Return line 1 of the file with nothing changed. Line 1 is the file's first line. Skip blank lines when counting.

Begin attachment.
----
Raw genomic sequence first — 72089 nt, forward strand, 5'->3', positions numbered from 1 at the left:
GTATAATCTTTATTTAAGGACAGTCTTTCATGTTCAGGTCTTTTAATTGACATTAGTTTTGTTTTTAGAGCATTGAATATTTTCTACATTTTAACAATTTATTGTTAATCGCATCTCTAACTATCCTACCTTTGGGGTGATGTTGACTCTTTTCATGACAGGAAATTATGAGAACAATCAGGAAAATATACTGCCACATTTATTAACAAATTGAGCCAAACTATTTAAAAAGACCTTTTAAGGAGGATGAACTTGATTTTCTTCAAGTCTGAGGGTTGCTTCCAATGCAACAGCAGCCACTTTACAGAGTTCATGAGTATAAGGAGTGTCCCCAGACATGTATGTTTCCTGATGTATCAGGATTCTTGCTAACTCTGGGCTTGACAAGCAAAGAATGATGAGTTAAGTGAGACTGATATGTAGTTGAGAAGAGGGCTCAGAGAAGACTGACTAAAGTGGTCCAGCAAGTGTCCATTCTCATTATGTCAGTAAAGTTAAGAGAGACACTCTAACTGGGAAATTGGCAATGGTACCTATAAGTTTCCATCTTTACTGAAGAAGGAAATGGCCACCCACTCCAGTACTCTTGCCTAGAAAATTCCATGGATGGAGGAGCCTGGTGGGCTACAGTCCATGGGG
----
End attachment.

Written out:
Raw genomic sequence first — 72089 nt, forward strand, 5'->3', positions numbered from 1 at the left: